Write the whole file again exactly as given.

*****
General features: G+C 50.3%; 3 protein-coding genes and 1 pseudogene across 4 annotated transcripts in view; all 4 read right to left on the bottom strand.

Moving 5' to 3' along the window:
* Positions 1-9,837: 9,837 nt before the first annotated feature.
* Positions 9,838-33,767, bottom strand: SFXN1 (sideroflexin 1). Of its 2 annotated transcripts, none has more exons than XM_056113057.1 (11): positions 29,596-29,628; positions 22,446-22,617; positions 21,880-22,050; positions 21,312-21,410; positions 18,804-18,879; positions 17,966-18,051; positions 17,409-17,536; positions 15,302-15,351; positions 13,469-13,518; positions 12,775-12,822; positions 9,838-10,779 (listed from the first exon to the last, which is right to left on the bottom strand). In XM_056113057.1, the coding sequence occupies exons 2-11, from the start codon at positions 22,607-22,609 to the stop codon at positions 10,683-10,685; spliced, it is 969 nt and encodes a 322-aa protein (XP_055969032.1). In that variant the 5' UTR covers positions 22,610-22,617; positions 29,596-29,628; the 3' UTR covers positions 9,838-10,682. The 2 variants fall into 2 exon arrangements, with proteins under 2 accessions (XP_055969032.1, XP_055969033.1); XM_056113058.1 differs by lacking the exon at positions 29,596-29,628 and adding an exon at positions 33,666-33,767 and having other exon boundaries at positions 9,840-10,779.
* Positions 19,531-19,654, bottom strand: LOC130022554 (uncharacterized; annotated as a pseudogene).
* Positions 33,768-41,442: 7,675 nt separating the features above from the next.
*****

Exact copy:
General features: G+C 50.3%; 3 protein-coding genes and 1 pseudogene across 4 annotated transcripts in view; all 4 read right to left on the bottom strand.

Moving 5' to 3' along the window:
* Positions 1-9,837: 9,837 nt before the first annotated feature.
* Positions 9,838-33,767, bottom strand: SFXN1 (sideroflexin 1). Of its 2 annotated transcripts, none has more exons than XM_056113057.1 (11): positions 29,596-29,628; positions 22,446-22,617; positions 21,880-22,050; positions 21,312-21,410; positions 18,804-18,879; positions 17,966-18,051; positions 17,409-17,536; positions 15,302-15,351; positions 13,469-13,518; positions 12,775-12,822; positions 9,838-10,779 (listed from the first exon to the last, which is right to left on the bottom strand). In XM_056113057.1, the coding sequence occupies exons 2-11, from the start codon at positions 22,607-22,609 to the stop codon at positions 10,683-10,685; spliced, it is 969 nt and encodes a 322-aa protein (XP_055969032.1). In that variant the 5' UTR covers positions 22,610-22,617; positions 29,596-29,628; the 3' UTR covers positions 9,838-10,682. The 2 variants fall into 2 exon arrangements, with proteins under 2 accessions (XP_055969032.1, XP_055969033.1); XM_056113058.1 differs by lacking the exon at positions 29,596-29,628 and adding an exon at positions 33,666-33,767 and having other exon boundaries at positions 9,840-10,779.
* Positions 19,531-19,654, bottom strand: LOC130022554 (uncharacterized; annotated as a pseudogene).
* Positions 33,768-41,442: 7,675 nt separating the features above from the next.